"Under President Clinton — I like the sound of that — America saw the longest peacetime [economic] expansion in our history."

Hillary Clinton gave her first major economic speech as a 2016 presidential candidate Monday, walking a thin line between arguing that the economy needs improving and blaming President Obama for not doing more.

Clinton criticized the Obama economy several times without calling her former boss out by name; rather, she cited factors like high youth unemployment and bankers not being prosecuted for the financial crisis. "Too-big-to-fail is still too big a problem."

Clinton said several times that she wanted to go further than Obama's economic policies, specifically regarding Obamacare, Dodd-Frank financial regulations and labor rules.

Whether she's trying to distance herself from Obama or not, Hillary's speech was full of poor economic policy. Here are her four worst ideas:

The Sharing Economy

"This on-demand, or so-called 'gig economy,' is creating exciting opportunities and unleashing innovation. But it's also raising hard questions about workplace protections and what a good job will look like in the future."

Treating companies in the sharing economy like every other company will hurt low-income Americans. Companies such as Uber and Airbnb give low-income Americans opportunities to earn a living they didn't have before. On the flip side, their customers can take advantage of low prices and do things they previously couldn't.

For the 6.5 million people who work part-time but want full-time work, these as-needed opportunities in the sharing economy are crucial for making it from paycheck to paycheck. Treating them as employees instead of individual entrepreneurs will restrict innovation.

Gender Pay Gap

"It's way past time to end the outrage of so many women still earning less than men on the job and women of color making even less."

Hillary didn't cite the misleading statistic that women make 77 cents for every dollar a man makes, but it was implied. If Hillary wants to attack those who supposedly discriminate against women and pay them less, she should look in the mirror. Clinton's Senate office paid women 72 percent what it paid men, as my Washington Examiner colleague Ashe Schow reported.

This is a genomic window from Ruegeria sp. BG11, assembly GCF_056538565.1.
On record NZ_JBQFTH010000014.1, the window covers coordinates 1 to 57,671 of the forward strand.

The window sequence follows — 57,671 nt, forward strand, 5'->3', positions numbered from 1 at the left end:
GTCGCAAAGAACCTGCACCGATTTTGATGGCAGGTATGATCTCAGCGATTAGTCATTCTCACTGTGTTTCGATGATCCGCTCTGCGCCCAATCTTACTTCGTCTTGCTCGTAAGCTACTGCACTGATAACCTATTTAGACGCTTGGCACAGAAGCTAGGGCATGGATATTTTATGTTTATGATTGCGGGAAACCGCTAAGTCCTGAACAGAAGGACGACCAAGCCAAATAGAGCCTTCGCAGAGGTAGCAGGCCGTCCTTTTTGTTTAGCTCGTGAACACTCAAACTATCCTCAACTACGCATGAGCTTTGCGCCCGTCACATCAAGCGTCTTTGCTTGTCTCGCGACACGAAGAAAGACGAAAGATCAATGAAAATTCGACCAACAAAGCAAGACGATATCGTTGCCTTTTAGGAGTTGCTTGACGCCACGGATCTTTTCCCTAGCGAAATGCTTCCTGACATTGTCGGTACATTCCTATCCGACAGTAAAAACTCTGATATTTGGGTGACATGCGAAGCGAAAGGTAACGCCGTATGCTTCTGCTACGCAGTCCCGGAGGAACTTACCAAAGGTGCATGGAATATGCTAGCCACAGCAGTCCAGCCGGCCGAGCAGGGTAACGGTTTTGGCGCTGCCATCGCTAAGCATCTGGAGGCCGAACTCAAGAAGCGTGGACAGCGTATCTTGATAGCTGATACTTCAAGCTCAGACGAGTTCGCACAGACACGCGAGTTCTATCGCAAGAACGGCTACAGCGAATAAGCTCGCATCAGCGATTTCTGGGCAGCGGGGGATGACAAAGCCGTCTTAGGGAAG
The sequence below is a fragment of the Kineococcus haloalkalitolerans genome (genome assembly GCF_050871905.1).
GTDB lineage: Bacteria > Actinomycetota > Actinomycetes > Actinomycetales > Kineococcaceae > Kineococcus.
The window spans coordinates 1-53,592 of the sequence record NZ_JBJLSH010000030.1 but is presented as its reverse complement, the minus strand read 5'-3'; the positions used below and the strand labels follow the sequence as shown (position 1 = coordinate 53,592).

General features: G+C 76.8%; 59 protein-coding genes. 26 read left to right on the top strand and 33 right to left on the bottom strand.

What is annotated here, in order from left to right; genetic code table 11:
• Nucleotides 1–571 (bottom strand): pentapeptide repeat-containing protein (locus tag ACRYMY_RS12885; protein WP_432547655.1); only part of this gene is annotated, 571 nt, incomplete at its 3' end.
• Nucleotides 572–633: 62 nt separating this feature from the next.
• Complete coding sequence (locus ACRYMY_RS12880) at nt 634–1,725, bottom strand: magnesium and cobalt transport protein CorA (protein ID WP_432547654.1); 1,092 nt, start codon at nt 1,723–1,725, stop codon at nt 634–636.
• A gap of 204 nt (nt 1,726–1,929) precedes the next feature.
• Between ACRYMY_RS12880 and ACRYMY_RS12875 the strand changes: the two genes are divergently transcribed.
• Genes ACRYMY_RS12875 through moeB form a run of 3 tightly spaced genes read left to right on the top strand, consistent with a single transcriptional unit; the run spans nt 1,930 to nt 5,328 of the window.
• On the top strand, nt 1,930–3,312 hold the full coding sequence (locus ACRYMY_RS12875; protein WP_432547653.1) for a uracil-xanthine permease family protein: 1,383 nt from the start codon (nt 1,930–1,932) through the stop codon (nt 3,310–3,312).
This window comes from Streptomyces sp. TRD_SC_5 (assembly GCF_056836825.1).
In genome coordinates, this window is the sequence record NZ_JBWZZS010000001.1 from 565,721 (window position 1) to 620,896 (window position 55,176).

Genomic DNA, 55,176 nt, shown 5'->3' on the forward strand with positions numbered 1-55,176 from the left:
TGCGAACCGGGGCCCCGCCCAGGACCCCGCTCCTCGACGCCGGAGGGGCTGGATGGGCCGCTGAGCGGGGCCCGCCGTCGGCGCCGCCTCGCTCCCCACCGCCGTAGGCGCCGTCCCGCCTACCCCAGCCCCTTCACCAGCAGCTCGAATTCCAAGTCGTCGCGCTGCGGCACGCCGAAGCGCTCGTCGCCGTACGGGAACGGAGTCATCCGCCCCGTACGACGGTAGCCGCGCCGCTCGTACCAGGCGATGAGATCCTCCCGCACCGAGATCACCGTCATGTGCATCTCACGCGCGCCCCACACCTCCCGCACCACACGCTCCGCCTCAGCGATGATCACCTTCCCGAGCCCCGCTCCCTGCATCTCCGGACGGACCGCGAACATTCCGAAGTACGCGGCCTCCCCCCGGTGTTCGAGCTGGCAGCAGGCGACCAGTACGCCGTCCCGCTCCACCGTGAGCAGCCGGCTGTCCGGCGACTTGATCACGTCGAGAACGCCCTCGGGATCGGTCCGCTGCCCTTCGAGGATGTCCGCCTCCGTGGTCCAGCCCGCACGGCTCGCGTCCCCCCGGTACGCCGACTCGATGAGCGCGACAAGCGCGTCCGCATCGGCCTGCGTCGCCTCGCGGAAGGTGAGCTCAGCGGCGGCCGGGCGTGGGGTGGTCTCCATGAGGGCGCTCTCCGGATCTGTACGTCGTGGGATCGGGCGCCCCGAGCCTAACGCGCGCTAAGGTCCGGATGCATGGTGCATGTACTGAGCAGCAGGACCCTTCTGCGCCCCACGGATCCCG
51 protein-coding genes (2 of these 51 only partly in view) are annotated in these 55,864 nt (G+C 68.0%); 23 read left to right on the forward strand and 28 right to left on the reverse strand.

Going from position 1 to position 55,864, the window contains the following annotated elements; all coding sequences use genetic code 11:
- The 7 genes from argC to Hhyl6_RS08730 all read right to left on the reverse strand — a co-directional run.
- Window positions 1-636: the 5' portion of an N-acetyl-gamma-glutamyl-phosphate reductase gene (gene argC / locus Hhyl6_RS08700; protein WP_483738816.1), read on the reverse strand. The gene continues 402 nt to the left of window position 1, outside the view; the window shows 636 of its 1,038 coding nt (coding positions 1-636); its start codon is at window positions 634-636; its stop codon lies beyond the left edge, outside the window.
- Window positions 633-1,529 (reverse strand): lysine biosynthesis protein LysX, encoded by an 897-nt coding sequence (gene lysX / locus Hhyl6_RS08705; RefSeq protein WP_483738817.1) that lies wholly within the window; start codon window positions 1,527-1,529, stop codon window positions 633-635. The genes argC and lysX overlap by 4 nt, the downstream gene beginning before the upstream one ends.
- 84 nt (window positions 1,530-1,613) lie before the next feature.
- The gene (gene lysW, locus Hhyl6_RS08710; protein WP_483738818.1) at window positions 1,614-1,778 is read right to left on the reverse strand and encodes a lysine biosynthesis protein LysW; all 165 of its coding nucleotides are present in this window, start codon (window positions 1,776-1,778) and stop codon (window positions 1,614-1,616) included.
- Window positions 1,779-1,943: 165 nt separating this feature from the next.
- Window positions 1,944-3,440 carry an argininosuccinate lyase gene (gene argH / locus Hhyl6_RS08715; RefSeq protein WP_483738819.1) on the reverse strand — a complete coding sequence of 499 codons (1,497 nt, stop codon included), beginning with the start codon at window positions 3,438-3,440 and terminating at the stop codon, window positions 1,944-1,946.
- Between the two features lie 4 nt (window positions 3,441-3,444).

Sexism is wrong, but the rampant sexism implied by gender pay gap statistics has long been debunked. The "77 cents" talking point is an oversimplified, outdated average of what every woman and man in the economy made. When experience, education, occupation and hours worked are taken into account, the gender pay gap nearly disappears.

Progressive Tax Reform

"Those at the top have to pay their fair share. That's why I support the Buffett Rule."

Despite her veiled criticism of the Obama economy, Hillary appropriated one of the Obama administration's tax ideas. The Buffett Rule would force millionaires to pay at least 30 percent of their income in taxes.

The Buffett Rule is based on the belief that the rich aren't paying their "fair share." But the top one percent of income earners paid 24 percent of all federal tax revenue in 2011, despite earning only 15 percent of all wealth. The bottom 80 percent of income-earners all paid less in federal taxes than their share of income.

The United States has the most progressive tax code in the developed world, as pointed out by the Washington Post's Dylan Matthews. If Hillary really doesn't think the rich are paying their "fair share," she should define exactly what a fair share would be.

Government-funded Preschool

"I'm committed to seeing every four year-old in America have access to high-quality preschool in the next 10 years."

The liberal ideal for high-quality preschool would be an expansion of the federal Head Start program in which impoverished families are able to enroll their children in local government-run preschools.

Unfortunately, Head Start doesn't work. According to a study of the program by Obama's Department of Health and Human Services, while participants showed some academic progress early on, by the third grade those gains were gone.

Certainly there was more to dislike in Hillary's economic speech, and there were even a few positive aspects. Still, these were four of her worst ideas — and I'm sure we'll be hearing more about them over the next 16 months.